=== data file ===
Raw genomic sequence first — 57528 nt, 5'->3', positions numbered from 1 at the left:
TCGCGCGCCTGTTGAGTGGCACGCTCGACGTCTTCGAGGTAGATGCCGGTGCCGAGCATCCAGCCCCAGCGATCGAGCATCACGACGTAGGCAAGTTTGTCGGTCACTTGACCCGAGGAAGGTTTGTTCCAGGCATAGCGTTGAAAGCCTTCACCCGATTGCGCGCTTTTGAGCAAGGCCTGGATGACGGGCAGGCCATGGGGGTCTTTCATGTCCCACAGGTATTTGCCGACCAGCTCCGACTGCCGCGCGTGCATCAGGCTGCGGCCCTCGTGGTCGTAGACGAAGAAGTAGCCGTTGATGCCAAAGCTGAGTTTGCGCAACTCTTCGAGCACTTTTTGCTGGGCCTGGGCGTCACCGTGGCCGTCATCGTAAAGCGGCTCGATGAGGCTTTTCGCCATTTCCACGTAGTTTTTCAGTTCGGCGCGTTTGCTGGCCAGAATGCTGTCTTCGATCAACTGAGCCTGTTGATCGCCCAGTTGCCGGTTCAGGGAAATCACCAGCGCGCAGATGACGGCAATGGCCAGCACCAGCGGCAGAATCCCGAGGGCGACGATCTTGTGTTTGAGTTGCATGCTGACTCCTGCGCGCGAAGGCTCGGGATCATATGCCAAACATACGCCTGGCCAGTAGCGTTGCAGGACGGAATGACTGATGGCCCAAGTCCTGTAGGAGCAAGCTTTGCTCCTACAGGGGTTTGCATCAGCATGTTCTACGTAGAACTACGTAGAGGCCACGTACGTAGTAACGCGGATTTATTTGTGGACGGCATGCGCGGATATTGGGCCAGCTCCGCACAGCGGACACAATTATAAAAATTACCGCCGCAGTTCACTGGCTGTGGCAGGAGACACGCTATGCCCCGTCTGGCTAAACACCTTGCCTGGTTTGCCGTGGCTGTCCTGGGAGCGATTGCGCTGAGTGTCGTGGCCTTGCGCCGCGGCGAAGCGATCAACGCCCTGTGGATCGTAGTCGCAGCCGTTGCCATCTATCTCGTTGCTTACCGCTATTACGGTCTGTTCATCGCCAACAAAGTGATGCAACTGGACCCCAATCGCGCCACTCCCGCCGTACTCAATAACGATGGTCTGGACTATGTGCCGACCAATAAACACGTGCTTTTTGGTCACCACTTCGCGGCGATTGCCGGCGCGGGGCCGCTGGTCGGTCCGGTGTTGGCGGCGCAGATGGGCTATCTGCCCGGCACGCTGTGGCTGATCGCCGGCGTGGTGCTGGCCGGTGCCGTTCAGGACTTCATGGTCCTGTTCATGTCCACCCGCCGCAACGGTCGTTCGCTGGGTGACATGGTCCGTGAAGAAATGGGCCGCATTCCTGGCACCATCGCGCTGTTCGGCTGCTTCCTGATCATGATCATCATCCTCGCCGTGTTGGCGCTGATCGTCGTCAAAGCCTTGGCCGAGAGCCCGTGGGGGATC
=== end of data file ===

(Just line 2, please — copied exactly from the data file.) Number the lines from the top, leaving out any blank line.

TCGCGCGCCTGTTGAGTGGCACGCTCGACGTCTTCGAGGTAGATGCCGGTGCCGAGCATCCAGCCCCAGCGATCGAGCATCACGACGTAGGCAAGTTTGTCGGTCACTTGACCCGAGGAAGGTTTGTTCCAGGCATAGCGTTGAAAGCCTTCACCCGATTGCGCGCTTTTGAGCAAGGCCTGGATGACGGGCAGGCCATGGGGGTCTTTCATGTCCCACAGGTATTTGCCGACCAGCTCCGACTGCCGCGCGTGCATCAGGCTGCGGCCCTCGTGGTCGTAGACGAAGAAGTAGCCGTTGATGCCAAAGCTGAGTTTGCGCAACTCTTCGAGCACTTTTTGCTGGGCCTGGGCGTCACCGTGGCCGTCATCGTAAAGCGGCTCGATGAGGCTTTTCGCCATTTCCACGTAGTTTTTCAGTTCGGCGCGTTTGCTGGCCAGAATGCTGTCTTCGATCAACTGAGCCTGTTGATCGCCCAGTTGCCGGTTCAGGGAAATCACCAGCGCGCAGATGACGGCAATGGCCAGCACCAGCGGCAGAATCCCGAGGGCGACGATCTTGTGTTTGAGTTGCATGCTGACTCCTGCGCGCGAAGGCTCGGGATCATATGCCAAACATACGCCTGGCCAGTAGCGTTGCAGGACGGAATGACTGATGGCCCAAGTCCTGTAGGAGCAAGCTTTGCTCCTACAGGGGTTTGCATCAGCATGTTCTACGTAGAACTACGTAGAGGCCACGTACGTAGTAACGCGGATTTATTTGTGGACGGCATGCGCGGATATTGGGCCAGCTCCGCACAGCGGACACAATTATAAAAATTACCGCCGCAGTTCACTGGCTGTGGCAGGAGACACGCTATGCCCCGTCTGGCTAAACACCTTGCCTGGTTTGCCGTGGCTGTCCTGGGAGCGATTGCGCTGAGTGTCGTGGCCTTGCGCCGCGGCGAAGCGATCAACGCCCTGTGGATCGTAGTCGCAGCCGTTGCCATCTATCTCGTTGCTTACCGCTATTACGGTCTGTTCATCGCCAACAAAGTGATGCAACTGGACCCCAATCGCGCCACTCCCGCCGTACTCAATAACGATGGTCTGGACTATGTGCCGACCAATAAACACGTGCTTTTTGGTCACCACTTCGCGGCGATTGCCGGCGCGGGGCCGCTGGTCGGTCCGGTGTTGGCGGCGCAGATGGGCTATCTGCCCGGCACGCTGTGGCTGATCGCCGGCGTGGTGCTGGCCGGTGCCGTTCAGGACTTCATGGTCCTGTTCATGTCCACCCGCCGCAACGGTCGTTCGCTGGGTGACATGGTCCGTGAAGAAATGGGCCGCATTCCTGGCACCATCGCGCTGTTCGGCTGCTTCCTGATCATGATCATCATCCTCGCCGTGTTGGCGCTGATCGTCGTCAAAGCCTTGGCCGAGAGCCCGTGGGGGATC